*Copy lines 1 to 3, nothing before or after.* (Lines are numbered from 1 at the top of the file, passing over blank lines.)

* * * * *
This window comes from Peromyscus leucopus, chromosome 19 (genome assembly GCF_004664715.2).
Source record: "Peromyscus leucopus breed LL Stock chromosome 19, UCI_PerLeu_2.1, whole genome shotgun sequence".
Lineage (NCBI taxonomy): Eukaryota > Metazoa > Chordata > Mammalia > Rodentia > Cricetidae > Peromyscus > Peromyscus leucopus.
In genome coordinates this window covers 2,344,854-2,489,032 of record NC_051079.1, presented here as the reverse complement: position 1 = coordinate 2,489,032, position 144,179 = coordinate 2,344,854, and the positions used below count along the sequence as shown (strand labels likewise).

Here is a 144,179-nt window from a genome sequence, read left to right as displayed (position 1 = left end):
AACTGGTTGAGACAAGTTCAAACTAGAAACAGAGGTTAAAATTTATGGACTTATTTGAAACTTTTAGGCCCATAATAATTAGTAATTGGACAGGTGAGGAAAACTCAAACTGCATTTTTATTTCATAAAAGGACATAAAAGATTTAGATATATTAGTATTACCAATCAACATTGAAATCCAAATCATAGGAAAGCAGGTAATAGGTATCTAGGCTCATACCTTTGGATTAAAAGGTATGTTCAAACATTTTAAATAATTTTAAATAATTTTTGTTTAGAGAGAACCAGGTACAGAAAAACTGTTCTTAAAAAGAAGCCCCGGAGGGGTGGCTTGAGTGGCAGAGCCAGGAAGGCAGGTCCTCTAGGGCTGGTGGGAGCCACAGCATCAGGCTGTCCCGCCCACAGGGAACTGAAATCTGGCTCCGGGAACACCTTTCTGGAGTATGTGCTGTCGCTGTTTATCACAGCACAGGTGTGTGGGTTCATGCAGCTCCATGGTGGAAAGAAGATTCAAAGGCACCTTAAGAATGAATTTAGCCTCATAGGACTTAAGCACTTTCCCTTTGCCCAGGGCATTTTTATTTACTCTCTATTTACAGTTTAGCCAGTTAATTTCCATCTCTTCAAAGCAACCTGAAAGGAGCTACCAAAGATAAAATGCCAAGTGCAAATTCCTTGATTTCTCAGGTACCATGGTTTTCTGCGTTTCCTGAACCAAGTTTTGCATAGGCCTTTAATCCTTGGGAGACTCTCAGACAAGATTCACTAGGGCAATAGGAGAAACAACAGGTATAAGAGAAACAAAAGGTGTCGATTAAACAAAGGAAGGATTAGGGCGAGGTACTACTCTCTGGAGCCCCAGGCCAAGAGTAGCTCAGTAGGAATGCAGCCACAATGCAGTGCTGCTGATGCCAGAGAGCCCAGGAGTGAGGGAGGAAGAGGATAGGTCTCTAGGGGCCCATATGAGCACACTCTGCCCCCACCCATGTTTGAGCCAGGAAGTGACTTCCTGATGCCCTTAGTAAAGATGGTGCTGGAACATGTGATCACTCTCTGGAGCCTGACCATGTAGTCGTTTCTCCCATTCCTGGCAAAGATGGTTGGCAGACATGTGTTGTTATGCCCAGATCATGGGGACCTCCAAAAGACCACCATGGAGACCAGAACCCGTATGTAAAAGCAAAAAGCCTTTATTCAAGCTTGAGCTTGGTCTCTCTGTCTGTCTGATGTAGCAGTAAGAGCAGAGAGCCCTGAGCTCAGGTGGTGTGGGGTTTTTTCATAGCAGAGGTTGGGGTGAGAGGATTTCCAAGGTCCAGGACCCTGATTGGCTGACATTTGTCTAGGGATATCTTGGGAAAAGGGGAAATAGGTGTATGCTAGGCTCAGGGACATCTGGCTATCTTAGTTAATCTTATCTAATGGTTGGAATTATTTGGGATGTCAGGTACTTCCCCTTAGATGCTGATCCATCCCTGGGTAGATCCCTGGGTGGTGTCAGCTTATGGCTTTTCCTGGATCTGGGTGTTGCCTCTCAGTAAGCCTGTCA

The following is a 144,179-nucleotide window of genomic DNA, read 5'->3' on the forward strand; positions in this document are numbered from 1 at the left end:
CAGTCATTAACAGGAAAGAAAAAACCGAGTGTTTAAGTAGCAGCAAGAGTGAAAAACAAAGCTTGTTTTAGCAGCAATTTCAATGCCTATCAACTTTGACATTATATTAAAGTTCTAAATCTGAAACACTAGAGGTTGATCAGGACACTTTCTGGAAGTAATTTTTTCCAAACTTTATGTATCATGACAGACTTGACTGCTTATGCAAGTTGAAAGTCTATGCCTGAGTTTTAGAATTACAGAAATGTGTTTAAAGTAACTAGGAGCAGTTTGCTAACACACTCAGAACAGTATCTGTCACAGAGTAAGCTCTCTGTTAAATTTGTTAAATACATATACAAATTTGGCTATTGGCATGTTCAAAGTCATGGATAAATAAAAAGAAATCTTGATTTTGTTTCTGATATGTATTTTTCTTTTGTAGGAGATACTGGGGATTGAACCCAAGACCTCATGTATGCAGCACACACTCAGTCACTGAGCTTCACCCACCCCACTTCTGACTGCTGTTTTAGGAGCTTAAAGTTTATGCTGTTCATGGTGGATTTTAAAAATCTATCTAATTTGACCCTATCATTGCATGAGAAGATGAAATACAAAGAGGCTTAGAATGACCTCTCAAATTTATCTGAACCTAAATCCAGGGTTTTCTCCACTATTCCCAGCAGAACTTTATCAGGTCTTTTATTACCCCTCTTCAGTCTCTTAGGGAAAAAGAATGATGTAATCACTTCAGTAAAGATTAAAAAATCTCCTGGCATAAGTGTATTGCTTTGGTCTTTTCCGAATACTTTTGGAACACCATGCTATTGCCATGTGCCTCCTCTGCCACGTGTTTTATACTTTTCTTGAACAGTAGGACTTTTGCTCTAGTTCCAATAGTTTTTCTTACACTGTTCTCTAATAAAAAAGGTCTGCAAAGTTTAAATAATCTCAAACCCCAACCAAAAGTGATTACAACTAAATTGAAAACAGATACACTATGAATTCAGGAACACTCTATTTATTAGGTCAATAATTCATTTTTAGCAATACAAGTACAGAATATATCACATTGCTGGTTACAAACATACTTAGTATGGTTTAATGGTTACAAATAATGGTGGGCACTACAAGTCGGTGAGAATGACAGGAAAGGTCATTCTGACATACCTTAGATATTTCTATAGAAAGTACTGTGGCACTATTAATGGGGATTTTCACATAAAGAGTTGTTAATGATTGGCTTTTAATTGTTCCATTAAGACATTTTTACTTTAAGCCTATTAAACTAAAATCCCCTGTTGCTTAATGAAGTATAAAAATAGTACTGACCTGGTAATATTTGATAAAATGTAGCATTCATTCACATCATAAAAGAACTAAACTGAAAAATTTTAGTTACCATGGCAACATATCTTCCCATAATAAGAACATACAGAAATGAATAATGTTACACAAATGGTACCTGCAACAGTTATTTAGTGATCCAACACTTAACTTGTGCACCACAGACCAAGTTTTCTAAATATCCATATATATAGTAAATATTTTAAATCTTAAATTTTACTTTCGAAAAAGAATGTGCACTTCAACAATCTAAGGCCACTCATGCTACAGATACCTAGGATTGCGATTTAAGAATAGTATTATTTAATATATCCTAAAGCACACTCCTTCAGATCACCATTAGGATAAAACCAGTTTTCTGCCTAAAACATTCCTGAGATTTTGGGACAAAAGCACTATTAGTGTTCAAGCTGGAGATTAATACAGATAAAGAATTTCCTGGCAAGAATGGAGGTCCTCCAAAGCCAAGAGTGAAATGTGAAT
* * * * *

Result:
This window comes from Peromyscus leucopus, chromosome 19 (genome assembly GCF_004664715.2).
Source record: "Peromyscus leucopus breed LL Stock chromosome 19, UCI_PerLeu_2.1, whole genome shotgun sequence".
Lineage (NCBI taxonomy): Eukaryota > Metazoa > Chordata > Mammalia > Rodentia > Cricetidae > Peromyscus > Peromyscus leucopus.